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What It Means to Be Different

Different. A word that can be used in all sorts of ways.

Different can be a breath of fresh air: finally, something different.

It can be a disapproving euphemism: well, that’s … different.

Or it can be a marketing buzzword: think different, to quote Apple’s old ads.

People with ADHD do think different. I mean that in a literal, concrete way. Look through a list of ADHD symptoms, and what you have is a list of how the ADHD brain tends to work differently in certain situations than the non-ADHD brain.

Black SheepPeople with ADHD are different in how they balance short-term rewards and long-term planning. They’re different in how they allocate their attention and regulate their impulses. They’re different in their ability to sit still and tolerate boredom.

ADHD symptoms are impairing in two ways. One is that the symptoms themselves cause problems. Inattention leads to underperformance in work or at school, poor impulse control leads to procrastination, and so on.

But ADHD symptoms are also impairing because they’re differences, and any kind of difference can complicate things.

Being different means the world isn’t designed to work for people like you. Workplaces and schools have evolved to function most smoothly for people with an ideally, perfectly average brain. To the extent that your brain is different, there’s a clash between how your brain works and how your environment expects your brain to work.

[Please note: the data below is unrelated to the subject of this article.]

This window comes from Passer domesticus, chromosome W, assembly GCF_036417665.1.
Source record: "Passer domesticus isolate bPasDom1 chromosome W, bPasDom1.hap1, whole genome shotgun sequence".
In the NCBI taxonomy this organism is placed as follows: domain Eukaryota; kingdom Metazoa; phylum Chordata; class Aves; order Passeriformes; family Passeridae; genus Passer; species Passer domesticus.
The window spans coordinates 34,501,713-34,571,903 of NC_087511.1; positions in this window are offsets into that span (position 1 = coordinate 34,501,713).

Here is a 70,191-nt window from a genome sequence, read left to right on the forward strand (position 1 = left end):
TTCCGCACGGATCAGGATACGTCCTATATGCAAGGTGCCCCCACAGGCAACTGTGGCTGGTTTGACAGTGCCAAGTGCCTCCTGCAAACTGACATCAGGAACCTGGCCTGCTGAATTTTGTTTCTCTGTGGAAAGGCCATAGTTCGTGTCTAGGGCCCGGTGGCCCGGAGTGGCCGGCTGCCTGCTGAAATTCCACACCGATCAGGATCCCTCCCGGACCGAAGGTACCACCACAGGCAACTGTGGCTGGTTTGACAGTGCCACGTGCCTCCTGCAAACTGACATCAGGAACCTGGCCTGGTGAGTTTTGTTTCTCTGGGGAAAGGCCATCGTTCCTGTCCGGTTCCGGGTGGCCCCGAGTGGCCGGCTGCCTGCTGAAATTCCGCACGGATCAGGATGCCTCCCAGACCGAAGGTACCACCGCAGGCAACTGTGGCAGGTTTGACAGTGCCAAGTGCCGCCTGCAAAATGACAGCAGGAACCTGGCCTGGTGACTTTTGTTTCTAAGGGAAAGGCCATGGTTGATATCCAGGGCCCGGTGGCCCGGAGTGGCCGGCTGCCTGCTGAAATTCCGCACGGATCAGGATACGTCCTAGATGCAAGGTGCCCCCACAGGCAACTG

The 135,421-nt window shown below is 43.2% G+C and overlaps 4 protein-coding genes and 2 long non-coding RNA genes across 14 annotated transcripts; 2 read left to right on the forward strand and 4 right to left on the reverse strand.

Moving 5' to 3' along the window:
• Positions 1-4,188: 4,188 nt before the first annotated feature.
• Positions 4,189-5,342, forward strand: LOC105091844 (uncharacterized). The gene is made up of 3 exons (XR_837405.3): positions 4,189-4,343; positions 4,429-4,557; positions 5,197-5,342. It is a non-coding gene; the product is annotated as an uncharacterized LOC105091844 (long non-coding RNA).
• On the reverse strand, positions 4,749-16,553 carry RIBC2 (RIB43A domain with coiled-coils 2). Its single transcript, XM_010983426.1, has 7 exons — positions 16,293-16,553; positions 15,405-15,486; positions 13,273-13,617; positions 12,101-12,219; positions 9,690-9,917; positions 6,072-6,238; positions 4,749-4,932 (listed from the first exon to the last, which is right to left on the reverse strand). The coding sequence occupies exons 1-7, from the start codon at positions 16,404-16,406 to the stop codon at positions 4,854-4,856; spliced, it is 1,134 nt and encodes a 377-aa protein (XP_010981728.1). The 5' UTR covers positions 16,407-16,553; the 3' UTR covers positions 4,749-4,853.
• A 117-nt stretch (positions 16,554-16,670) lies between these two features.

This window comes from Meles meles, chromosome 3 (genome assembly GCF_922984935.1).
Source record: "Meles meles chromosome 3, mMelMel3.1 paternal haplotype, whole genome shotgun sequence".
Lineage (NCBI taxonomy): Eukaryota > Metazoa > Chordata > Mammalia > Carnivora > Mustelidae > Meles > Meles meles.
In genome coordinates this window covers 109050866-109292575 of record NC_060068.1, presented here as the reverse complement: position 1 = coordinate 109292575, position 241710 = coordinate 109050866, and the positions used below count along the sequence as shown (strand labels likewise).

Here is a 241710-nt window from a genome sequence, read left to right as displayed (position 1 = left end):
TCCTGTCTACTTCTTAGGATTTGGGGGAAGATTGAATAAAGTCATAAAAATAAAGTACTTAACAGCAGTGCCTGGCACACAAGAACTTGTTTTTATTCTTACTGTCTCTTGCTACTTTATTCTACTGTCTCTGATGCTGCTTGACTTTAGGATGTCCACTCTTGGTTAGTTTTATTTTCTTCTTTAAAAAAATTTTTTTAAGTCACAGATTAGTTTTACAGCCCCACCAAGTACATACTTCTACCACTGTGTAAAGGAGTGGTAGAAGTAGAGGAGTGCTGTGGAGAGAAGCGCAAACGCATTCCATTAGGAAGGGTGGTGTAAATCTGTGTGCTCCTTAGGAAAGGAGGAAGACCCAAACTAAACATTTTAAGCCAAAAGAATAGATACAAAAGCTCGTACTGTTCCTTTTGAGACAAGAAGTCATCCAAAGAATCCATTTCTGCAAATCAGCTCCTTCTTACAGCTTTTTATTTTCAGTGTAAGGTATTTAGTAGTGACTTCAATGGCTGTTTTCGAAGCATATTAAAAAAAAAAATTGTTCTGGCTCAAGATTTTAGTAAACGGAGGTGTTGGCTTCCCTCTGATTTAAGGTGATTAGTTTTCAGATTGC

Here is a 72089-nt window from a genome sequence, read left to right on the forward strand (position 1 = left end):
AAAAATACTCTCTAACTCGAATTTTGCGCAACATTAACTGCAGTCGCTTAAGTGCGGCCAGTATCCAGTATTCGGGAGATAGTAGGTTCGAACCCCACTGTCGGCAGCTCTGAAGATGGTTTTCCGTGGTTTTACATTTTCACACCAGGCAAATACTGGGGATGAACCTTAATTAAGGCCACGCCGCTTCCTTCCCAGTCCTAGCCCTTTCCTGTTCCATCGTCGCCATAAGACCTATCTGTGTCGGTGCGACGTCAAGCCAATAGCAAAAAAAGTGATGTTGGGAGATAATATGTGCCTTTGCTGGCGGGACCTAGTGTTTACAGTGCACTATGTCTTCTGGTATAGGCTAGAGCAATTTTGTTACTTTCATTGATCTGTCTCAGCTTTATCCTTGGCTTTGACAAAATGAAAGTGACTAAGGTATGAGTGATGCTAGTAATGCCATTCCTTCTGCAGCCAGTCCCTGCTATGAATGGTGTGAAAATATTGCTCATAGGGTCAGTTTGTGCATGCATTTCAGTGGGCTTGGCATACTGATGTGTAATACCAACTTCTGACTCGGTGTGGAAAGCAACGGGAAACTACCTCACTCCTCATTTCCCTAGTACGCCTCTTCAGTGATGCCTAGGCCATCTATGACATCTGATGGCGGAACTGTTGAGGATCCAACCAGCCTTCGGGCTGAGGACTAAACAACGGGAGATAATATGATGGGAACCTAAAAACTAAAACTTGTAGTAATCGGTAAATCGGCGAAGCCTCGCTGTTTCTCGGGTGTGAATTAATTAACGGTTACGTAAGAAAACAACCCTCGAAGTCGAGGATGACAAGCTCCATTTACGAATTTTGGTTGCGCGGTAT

Being different also means having people make faulty assumptions about you. If people assume your brain is the same as theirs, they’ll misunderstand your behavior and thought processes. They’ll misattribute your motivations: if I were that inattentive and disorganized, it would be because I didn’t care, so that person must just not care.

Coping with ADHD is partly about managing symptoms and partly about navigating these differences. It’s about finding environments that are more accommodating of the ways in which your brain is different. And it’s about trying make sure your motivations are understood, or accepting it when they aren’t.

This is the part of ADHD that’s about how we integrate into the world around us. Being different can mean having a unique perspective, but it can also mean being frustrated, having low self-esteem, and struggling to find environments where your differences don’t dominate your life. It’s worth taking the time to explore what being different has meant for you, because learning to live with ADHD requires learning to live with being different.

Image: Flickr/Leon Riskin

What It Means to Be Different

Neil Petersen

Neil Petersen writes regularly on education, learning disabilities and technology. He received his B.A. in 2014 and was diagnosed with ADHD at the beginning of his college studies. Neil also works for a music education non-profit and hopes to help create an education system that can better serve students with ADHD.

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APA Reference
Petersen, N. (2017). What It Means to Be Different. Psych Central. Retrieved on July 4, 2020, from


Last updated: 2 May 2017
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